Race and Romance: Coloring the Past

Arizona State University
Publication year

Here's the abstract:

Race and Romance: Coloring the Past explores the literary and cultural genealogy of colorism, white passing, and white presenting in the romance genre. The scope of the study ranges from Heliodorus’ Aithiopika to the short novels of Aphra Behn, to the modern romance novel Forbidden by Beverly Jenkins. This analysis engages with the troublesome racecraft of “passing” and the instability of racial identity and its formation from the premodern to the present. The study also looks at the significance of white settler colonialism to early modern romance narratives. A bridge between studies of early modern romance and scholarship on twenty-first-century romance novels, this book is well-suited for those interested in the romance genre.


Why make colorism the focus of this book the gentle reader might ask? Isn’t romance a genre that celebrates love, despite all obstacles, and happily ever afters? The answer, dear reader, is in the question. Because the romance genre trades in happily ever afters and love, it is easy to overlook its participation in the formation of early modern English white supremacist logic. By the time non-white romance authors became an active presence within the romance industry, romance and whiteness had become nearly synonymous in the arena of love. What attention to the racecraft at work in the writing of romance fiction generates is a portrait of colorism and negation. What I hope to illustrate is beginning with the translation and circulation of Heliodorus’s Aethiopica, circa mid-sixteenth century, the romance genre, the idea of “romance,” and colorism have long been intertwined in subtle and not-so-subtle ways. (Introduction)


Translations and adaptations of Aethiopica persisted into the eighteenth century, alongside the continued republication of sixteenth- and seventeenth-centuries works. Aethiopica is also one of the earliest romance novels that can legitimately be labeled an interracial romance in the modern sense. Finally, the novel importantly cements both the form (novel) and the idea of romantic relationships in the reader’s imagination as expectations of what a romance does. (Introduction)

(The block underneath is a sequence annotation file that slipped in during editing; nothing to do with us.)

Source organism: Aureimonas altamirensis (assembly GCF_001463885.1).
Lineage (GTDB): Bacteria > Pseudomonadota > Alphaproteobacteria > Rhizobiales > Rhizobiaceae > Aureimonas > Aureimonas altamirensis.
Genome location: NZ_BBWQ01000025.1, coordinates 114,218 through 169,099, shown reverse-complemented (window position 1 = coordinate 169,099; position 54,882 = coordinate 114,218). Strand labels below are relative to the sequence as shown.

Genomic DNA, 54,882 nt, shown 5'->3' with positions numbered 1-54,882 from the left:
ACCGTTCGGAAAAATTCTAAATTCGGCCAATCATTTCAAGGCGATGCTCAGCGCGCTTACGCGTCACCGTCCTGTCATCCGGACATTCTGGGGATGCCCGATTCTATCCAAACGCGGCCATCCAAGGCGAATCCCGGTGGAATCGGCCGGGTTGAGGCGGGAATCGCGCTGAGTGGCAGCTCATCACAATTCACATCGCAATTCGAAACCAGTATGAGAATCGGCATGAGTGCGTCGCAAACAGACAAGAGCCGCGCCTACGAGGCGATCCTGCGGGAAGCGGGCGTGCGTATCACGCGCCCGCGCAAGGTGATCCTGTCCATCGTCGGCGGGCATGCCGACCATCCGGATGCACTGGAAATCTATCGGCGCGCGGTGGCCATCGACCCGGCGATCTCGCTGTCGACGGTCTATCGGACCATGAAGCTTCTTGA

In Chapter Four, I argue for seeing Beverly Jenkins’s romance novel Forbidden as the disruption of the terrain cultivated by the romance texts of Heliodorus, Fairfax/Tasso, Lisle, and Neville. In essence, Jenkins’s character Rhine Fontaine is the metamorphosis of the white-presenting figure into the white-passing subject with all its conflicting intersectional social narratives. In Rhine Fontaine, romance meets white supremacy and the logic of white supremacy implodes. Unlike Clorinda or the Phils, Rhine’s Blackness and his whiteness may be policed but not erased precisely because it is a performative identity. Jenkins interrogates the colorism that marked not just the enslavement of dark-skinned Africans but also the presumption that whiteness is always white. (Introduction)


Romance structurally confounds as much as it organizes. In other words, romance is viewed as an adventure or quest located more often than not in “nature” and predicated upon the notion of a wandering heroic figure. Concepts such as salvation or redemption, realism, possibility, and punishment are thematic hallmarks of the romance plot, while love and a happily ever after are its generic conventions. In the end, what is important in these studies of the romance genre is the idea of the social act. (Chapter 1)


Works in this collection